Mr Kamel was joined by colleagues Nora
Abusitta, Executive Director of Intergovernmental Organization and
International Organization Stakeholder Engagement, and Nigel Hickson, Vice
President of ICANN Europe, to exchange views with the commission members, who
converged in Paris last week to discuss strategy and priorities for 2013.
The ICC Commission on the Digital Economy provides
a forum for members to share insights on timely developments in the ICT field, and
in turn, establish global consensus policy positions on behalf of the business
community to help foster the sustainable growth of the ICT sector. Led by commission
Chairman Herbert Heitmann, Executive Vice President, External Communications,
Royal Dutch Shell, the meeting featured discussions on a range of issues
relating to the commission’s 2013 work programme, including a debrief on the
World Conference on International Telecommunications (WCIT) which took place in
Dubai, United Arab Emirates, from 3-14 December 2012. The WCIT conference resulted
in some divided views between the 144 participating countries, with 89 signing
the treaty and 55 leaving Dubai without signing the treaty. One priority for
the ICC Commission on the Digital Economy in 2013 will be to promote ways for continuing
global cooperation on policies that will promote the availability and adoption
of international telecommunications services, based on the experiences of the
business community as well as what this community has heard and learned from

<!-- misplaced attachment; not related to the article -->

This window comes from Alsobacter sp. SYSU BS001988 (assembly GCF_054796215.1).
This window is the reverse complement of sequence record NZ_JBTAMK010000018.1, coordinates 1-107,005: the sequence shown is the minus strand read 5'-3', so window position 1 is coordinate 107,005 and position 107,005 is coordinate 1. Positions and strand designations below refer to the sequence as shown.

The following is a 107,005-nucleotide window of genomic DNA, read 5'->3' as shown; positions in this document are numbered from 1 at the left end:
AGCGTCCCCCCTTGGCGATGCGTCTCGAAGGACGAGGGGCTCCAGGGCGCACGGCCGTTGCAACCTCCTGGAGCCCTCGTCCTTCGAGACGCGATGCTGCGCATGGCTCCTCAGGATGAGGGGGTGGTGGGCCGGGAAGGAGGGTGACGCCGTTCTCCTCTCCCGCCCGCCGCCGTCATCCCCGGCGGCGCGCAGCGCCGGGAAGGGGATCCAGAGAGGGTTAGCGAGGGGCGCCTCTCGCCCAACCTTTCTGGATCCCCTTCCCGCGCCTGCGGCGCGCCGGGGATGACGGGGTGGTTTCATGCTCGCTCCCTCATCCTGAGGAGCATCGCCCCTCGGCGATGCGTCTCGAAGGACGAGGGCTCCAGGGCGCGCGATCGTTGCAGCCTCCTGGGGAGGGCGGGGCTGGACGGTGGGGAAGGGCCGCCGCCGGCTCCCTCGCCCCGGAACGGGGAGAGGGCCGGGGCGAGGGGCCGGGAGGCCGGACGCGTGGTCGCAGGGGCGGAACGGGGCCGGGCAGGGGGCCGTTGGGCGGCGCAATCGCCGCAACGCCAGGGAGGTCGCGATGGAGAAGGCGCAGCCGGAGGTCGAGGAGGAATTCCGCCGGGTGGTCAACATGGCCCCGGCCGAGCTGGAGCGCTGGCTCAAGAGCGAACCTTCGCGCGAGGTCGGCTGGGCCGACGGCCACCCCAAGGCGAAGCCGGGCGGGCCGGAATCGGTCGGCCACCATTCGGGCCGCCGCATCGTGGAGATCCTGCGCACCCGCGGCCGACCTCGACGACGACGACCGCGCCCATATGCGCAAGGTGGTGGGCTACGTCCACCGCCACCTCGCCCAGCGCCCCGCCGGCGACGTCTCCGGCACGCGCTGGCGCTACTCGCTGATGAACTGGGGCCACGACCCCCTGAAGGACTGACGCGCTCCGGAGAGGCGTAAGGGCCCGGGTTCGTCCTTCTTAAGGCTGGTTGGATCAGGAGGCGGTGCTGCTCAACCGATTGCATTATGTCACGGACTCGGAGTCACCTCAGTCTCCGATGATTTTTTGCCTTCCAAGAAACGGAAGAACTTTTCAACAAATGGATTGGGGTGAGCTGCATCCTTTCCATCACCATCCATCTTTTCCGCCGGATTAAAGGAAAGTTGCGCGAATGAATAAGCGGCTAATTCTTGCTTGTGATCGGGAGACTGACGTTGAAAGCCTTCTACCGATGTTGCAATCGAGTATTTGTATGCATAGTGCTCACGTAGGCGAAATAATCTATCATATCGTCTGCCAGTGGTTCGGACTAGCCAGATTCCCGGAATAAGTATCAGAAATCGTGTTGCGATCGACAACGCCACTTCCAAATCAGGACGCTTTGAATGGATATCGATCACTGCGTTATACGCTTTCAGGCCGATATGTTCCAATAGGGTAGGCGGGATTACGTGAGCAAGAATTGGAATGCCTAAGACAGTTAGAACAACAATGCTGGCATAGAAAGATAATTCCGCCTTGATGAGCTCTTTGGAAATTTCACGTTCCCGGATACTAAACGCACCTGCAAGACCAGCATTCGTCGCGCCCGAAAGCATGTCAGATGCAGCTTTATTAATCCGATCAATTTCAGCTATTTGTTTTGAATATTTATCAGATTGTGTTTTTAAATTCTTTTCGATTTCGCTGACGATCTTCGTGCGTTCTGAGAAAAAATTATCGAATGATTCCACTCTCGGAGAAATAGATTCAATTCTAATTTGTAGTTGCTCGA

other stakeholders in government and civil society.
Attesting that the WCIT had witnessed a
divide on how different countries view the policy environment for the future of
telecoms, Mr Kamel called on the ICC commission to engage business constituencies
worldwide in constructive dialogues and partnerships and to build trust at
regional and global levels. “You have a responsibility to bring the voice of
business to the table,” he said urging businesses to help take ICANN messages
to business communities in both developing and developed economies. Responding to the call for cooperation, commission
members said that they were encouraged by the clear signs that business was
being listened to at ICANN on issues such as the implementation of generic
top-level domain names (gTLDs).
During the meeting, commission members also
highlighted the importance of the continued success of the annual Internet
Governance Forum, given its effective role as a multistakeholder forum for
advancing the most important Internet policy matters of the day.
The two-day commission meeting brought
together members and guests from 14 countries, including new members from
Mexico and the US. The meeting also featured extensive discussions on the role
of a private-sector led multistakeholder Internet, on the impact of ICTs for
job creation and economic growth, on the protection of personal data and
privacy, and on paperless trade facilitation. The commission also discussed
business messages relating to Internet governance policy and discussed ways in
which to make the tools of the commission more accessible and usable to the
non-technical community particularly in developing countries.
The meeting concluded with an agreement to
prepare a comprehensive ICC paper that will provide guidance on the most
important current policy positions and multistakeholder resources for promoting
growth of the digital economy.
For more information on the commission's work please visit the ICC Commission on the Digital Economy.